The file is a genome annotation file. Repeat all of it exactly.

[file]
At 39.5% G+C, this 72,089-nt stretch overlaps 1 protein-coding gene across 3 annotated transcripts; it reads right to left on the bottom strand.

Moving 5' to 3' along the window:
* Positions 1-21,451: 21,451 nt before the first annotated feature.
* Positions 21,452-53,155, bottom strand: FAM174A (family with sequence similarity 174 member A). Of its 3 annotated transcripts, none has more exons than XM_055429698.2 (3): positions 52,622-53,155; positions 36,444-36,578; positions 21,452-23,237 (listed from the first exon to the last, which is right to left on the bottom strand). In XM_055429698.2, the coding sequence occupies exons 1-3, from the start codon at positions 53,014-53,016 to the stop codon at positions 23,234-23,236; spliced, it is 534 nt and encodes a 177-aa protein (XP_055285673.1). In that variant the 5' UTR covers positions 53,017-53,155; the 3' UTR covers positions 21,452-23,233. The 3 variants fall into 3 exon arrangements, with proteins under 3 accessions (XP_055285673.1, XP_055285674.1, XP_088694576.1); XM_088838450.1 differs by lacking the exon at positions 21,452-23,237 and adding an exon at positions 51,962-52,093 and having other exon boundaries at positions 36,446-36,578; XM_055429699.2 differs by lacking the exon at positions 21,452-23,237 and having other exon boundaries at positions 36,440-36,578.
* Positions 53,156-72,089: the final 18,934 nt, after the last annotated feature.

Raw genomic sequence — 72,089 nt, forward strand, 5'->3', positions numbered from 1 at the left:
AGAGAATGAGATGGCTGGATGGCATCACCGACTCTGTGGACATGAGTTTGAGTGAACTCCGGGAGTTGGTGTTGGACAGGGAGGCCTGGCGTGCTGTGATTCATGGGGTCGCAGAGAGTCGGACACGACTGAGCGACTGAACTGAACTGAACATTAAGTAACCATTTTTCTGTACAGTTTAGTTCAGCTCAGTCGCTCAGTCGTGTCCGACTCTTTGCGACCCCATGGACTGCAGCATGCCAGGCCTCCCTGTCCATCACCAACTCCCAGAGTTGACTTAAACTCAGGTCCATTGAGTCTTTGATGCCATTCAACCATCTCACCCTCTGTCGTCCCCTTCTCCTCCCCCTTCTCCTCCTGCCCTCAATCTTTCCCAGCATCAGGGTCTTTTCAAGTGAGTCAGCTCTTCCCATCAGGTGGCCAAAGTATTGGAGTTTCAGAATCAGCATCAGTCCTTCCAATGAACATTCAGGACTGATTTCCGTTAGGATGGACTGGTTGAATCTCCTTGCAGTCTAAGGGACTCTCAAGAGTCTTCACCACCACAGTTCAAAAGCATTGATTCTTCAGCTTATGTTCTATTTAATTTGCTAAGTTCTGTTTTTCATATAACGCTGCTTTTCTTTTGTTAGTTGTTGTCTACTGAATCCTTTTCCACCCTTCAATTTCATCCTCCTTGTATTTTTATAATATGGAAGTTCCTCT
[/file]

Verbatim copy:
At 39.5% G+C, this 72,089-nt stretch overlaps 1 protein-coding gene across 3 annotated transcripts; it reads right to left on the bottom strand.

Moving 5' to 3' along the window:
* Positions 1-21,451: 21,451 nt before the first annotated feature.
* Positions 21,452-53,155, bottom strand: FAM174A (family with sequence similarity 174 member A). Of its 3 annotated transcripts, none has more exons than XM_055429698.2 (3): positions 52,622-53,155; positions 36,444-36,578; positions 21,452-23,237 (listed from the first exon to the last, which is right to left on the bottom strand). In XM_055429698.2, the coding sequence occupies exons 1-3, from the start codon at positions 53,014-53,016 to the stop codon at positions 23,234-23,236; spliced, it is 534 nt and encodes a 177-aa protein (XP_055285673.1). In that variant the 5' UTR covers positions 53,017-53,155; the 3' UTR covers positions 21,452-23,233. The 3 variants fall into 3 exon arrangements, with proteins under 3 accessions (XP_055285673.1, XP_055285674.1, XP_088694576.1); XM_088838450.1 differs by lacking the exon at positions 21,452-23,237 and adding an exon at positions 51,962-52,093 and having other exon boundaries at positions 36,446-36,578; XM_055429699.2 differs by lacking the exon at positions 21,452-23,237 and having other exon boundaries at positions 36,440-36,578.
* Positions 53,156-72,089: the final 18,934 nt, after the last annotated feature.

Raw genomic sequence — 72,089 nt, forward strand, 5'->3', positions numbered from 1 at the left:
AGAGAATGAGATGGCTGGATGGCATCACCGACTCTGTGGACATGAGTTTGAGTGAACTCCGGGAGTTGGTGTTGGACAGGGAGGCCTGGCGTGCTGTGATTCATGGGGTCGCAGAGAGTCGGACACGACTGAGCGACTGAACTGAACTGAACATTAAGTAACCATTTTTCTGTACAGTTTAGTTCAGCTCAGTCGCTCAGTCGTGTCCGACTCTTTGCGACCCCATGGACTGCAGCATGCCAGGCCTCCCTGTCCATCACCAACTCCCAGAGTTGACTTAAACTCAGGTCCATTGAGTCTTTGATGCCATTCAACCATCTCACCCTCTGTCGTCCCCTTCTCCTCCCCCTTCTCCTCCTGCCCTCAATCTTTCCCAGCATCAGGGTCTTTTCAAGTGAGTCAGCTCTTCCCATCAGGTGGCCAAAGTATTGGAGTTTCAGAATCAGCATCAGTCCTTCCAATGAACATTCAGGACTGATTTCCGTTAGGATGGACTGGTTGAATCTCCTTGCAGTCTAAGGGACTCTCAAGAGTCTTCACCACCACAGTTCAAAAGCATTGATTCTTCAGCTTATGTTCTATTTAATTTGCTAAGTTCTGTTTTTCATATAACGCTGCTTTTCTTTTGTTAGTTGTTGTCTACTGAATCCTTTTCCACCCTTCAATTTCATCCTCCTTGTATTTTTATAATATGGAAGTTCCTCT